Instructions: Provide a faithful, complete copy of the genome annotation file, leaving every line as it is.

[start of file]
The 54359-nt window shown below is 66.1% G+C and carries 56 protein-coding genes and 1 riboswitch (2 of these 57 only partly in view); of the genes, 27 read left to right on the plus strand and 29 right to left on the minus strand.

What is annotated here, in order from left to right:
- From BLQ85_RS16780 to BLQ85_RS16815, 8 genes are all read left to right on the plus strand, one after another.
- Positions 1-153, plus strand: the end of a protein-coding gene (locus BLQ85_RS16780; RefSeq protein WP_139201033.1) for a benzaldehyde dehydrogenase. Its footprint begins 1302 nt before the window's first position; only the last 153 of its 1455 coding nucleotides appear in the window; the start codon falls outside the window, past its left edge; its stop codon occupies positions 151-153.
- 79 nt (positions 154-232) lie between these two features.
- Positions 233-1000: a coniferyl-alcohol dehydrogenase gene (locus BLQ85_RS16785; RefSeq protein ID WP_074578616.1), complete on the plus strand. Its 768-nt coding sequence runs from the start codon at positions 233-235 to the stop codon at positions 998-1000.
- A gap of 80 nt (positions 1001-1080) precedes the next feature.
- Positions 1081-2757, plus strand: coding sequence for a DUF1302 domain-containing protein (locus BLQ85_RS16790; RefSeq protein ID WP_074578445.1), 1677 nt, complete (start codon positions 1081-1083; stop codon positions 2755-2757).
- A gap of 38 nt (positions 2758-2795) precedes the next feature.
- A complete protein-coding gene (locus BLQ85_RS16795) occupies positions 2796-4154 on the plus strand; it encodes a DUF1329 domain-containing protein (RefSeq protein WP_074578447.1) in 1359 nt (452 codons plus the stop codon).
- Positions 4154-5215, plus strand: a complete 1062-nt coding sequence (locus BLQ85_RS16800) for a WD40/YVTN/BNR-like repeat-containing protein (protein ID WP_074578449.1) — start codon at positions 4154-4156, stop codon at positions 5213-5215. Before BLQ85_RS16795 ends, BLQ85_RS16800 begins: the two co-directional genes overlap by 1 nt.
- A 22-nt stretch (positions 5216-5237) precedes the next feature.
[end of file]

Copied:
The 54359-nt window shown below is 66.1% G+C and carries 56 protein-coding genes and 1 riboswitch (2 of these 57 only partly in view); of the genes, 27 read left to right on the plus strand and 29 right to left on the minus strand.

What is annotated here, in order from left to right:
- From BLQ85_RS16780 to BLQ85_RS16815, 8 genes are all read left to right on the plus strand, one after another.
- Positions 1-153, plus strand: the end of a protein-coding gene (locus BLQ85_RS16780; RefSeq protein WP_139201033.1) for a benzaldehyde dehydrogenase. Its footprint begins 1302 nt before the window's first position; only the last 153 of its 1455 coding nucleotides appear in the window; the start codon falls outside the window, past its left edge; its stop codon occupies positions 151-153.
- 79 nt (positions 154-232) lie between these two features.
- Positions 233-1000: a coniferyl-alcohol dehydrogenase gene (locus BLQ85_RS16785; RefSeq protein ID WP_074578616.1), complete on the plus strand. Its 768-nt coding sequence runs from the start codon at positions 233-235 to the stop codon at positions 998-1000.
- A gap of 80 nt (positions 1001-1080) precedes the next feature.
- Positions 1081-2757, plus strand: coding sequence for a DUF1302 domain-containing protein (locus BLQ85_RS16790; RefSeq protein ID WP_074578445.1), 1677 nt, complete (start codon positions 1081-1083; stop codon positions 2755-2757).
- A gap of 38 nt (positions 2758-2795) precedes the next feature.
- A complete protein-coding gene (locus BLQ85_RS16795) occupies positions 2796-4154 on the plus strand; it encodes a DUF1329 domain-containing protein (RefSeq protein WP_074578447.1) in 1359 nt (452 codons plus the stop codon).
- Positions 4154-5215, plus strand: a complete 1062-nt coding sequence (locus BLQ85_RS16800) for a WD40/YVTN/BNR-like repeat-containing protein (protein ID WP_074578449.1) — start codon at positions 4154-4156, stop codon at positions 5213-5215. Before BLQ85_RS16795 ends, BLQ85_RS16800 begins: the two co-directional genes overlap by 1 nt.
- A 22-nt stretch (positions 5216-5237) precedes the next feature.